Those engaging in Corporate Intelligence gathering will find that corporations seldom have such robust security. For example, a political watchdog group in New Jersey was able to demonstrate in 2014 that the New Jersey Audubon Society had used donor dollars to hire an outside consultant tasked with training employees in fundraising tactics that were less than ethical. This information came to light when a PowerPoint presentation that was left on a public server had the name of the consultant as author within the metadata, complete with the dates that work was started and completed.
Example 3: Metadata and Combination Attacks
As a final example, New Jersey and a number of other states implemented a new primary school standardized testing program in 2015 called "PARCC." The rigorous test took up a great deal of time previously spent teaching and thus became the subject of much controversy and protest. Fortunately, the PARCC consortium, working with test developer Pearson and various state governments, had developed a series of education PDFs intended to alleviate concerns among parents and educators alike. Unfortunately for PARCC, protesters seeking a link between special interests groups and the government found that metadata made available through the PARCC marketing materials made their job a lot easier. Employee names left in the Author field of various PARCC files permitted protesters to map out the organization's hierarchy in a way that otherwise might not have been possible. PARCC was also subject to combination intelligence efforts where, armed with the names of employees from PARCC who were never intended to be public facing, protesters gained the ability to target individuals within the PARCC organization directly.
Using nothing more than the first and last names of employees (often hourly) who draft documents for a target company, it is possible to:
- Perform a targeted Directory Harvest Attack (DHA) against the company's email servers, resulting in the leak of a complete employee email directory.
- Cross-reference employee names with public records and social networking.
- Contact those employees directly, for harassment, employment poaching, or even with offers of pay in exchange for information leaks.
- Take up valuable work time by targeting those employees with contact via email or in more political cases, petitions.
Employees singled out and approached as a result of this sort of competitive intelligence are more likely to:
- Feel attacked and threatened, both personally and professionally.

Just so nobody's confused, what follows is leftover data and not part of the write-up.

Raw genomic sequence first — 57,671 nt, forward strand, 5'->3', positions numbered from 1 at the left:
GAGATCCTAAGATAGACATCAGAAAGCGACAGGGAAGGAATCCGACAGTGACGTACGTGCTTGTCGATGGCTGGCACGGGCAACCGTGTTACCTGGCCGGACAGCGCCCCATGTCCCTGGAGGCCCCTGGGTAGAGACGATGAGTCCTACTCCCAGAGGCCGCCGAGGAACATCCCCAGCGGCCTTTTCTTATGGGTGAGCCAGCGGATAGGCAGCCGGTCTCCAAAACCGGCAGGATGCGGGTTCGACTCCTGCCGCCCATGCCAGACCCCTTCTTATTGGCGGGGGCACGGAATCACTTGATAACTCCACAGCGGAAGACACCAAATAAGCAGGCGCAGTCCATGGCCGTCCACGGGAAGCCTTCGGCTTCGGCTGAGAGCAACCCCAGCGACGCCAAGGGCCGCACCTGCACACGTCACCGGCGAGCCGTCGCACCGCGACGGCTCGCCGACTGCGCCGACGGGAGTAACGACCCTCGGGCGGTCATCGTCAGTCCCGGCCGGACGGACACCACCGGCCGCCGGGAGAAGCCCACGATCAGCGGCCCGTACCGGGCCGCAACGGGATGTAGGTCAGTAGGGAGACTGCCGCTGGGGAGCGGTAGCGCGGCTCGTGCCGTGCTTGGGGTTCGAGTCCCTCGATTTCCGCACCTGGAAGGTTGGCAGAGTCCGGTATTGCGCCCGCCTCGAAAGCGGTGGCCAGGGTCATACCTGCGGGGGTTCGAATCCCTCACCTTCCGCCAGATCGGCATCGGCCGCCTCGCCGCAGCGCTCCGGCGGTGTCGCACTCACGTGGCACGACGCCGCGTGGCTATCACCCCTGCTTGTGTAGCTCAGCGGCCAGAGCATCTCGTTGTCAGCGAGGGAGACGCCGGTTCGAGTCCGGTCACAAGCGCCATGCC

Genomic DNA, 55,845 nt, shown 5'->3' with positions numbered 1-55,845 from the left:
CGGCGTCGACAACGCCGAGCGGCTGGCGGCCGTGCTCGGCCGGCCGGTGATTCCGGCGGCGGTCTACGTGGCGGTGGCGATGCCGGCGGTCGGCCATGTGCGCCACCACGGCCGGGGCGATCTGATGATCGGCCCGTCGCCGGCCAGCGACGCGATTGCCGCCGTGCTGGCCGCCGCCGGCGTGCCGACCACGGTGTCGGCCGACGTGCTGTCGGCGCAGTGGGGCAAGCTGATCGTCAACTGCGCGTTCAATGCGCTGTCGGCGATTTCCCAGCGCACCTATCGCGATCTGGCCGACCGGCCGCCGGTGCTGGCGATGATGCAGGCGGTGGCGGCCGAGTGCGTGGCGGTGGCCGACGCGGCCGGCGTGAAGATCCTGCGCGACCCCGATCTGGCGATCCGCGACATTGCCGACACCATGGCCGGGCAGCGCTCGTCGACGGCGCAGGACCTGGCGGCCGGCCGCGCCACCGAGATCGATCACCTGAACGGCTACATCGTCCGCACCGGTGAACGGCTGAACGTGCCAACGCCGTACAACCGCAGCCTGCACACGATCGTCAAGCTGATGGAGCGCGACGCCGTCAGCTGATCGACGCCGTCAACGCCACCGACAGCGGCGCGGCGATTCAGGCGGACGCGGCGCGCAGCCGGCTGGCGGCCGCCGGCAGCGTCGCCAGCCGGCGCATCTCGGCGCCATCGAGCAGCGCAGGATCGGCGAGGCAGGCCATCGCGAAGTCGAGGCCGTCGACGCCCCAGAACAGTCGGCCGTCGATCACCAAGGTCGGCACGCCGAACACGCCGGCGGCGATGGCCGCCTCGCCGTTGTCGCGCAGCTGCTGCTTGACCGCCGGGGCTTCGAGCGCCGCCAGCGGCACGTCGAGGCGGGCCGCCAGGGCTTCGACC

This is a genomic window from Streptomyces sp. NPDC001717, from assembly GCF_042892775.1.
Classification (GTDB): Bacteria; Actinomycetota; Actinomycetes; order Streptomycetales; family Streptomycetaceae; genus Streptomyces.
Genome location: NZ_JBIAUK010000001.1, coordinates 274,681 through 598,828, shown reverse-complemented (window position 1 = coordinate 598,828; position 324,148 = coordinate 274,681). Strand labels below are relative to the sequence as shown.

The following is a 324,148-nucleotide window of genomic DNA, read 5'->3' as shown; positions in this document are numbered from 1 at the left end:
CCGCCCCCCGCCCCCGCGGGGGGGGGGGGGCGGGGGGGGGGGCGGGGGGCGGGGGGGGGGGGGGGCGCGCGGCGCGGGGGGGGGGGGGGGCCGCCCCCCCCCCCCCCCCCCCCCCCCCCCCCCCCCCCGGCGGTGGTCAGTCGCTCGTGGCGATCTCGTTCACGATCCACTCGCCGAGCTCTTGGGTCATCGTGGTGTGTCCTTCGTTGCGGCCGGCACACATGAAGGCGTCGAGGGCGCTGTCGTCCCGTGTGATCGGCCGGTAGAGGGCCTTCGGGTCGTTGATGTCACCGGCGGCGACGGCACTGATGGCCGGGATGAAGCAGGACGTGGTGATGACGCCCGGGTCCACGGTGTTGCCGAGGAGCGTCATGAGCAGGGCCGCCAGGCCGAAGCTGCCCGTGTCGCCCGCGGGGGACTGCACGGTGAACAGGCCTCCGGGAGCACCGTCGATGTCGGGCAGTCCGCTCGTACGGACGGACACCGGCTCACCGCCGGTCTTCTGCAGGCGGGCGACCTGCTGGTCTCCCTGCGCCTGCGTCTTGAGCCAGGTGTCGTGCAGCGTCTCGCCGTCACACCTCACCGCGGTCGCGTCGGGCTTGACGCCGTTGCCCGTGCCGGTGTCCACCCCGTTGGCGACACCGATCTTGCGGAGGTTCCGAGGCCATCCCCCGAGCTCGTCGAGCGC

- Make damaging and mistaken statements about their organization's policies.
- Respond to attacks / queries and inadvertently reveal confidential organizational information.
How to Limit Metadata
While the gains from metadata competitive intelligence efforts can often be modest in the near term, the variety of threats posed by such disclosures in the hands of a seasoned professional are nearly limitless.
It is extremely challenging as an organization to remove metadata from each and every document produced. One method to limit exposure is to register purchased software to the organization or department, rather than to employees. Another method is to ensure that PCs are configured not to use the name of the employee as the name of their documents folder. Software packages tend to automatically populate the author field from those places, so they are a good place to start with security.
It is possible, though not always practical, to add false trails to metadata which limit its competitive intelligence use. Such efforts are sometimes known as "honeypotting," as in the case of any security hole created specifically to gain information about an attacker, or "poisoning the well" (including erroneous data mixed with usable data). It's important that any such efforts taken not detract from the professionalism of the organization. No prospective investor wants to hear that they've been mistakenly emailing a dummy account which exists as a security feature. That scenario can occur with "catch-all" email servers which falsely report all email addresses tested (by an attacker) as legitimate: well-meaning corporations simply fail to keep up with the occasional valid email (with misspelled recipient) which ends up in the spam folder.
Finally, there are many solutions for removing metadata or preventing it from being attached to a file to begin with, but they are outside of the scope of this article.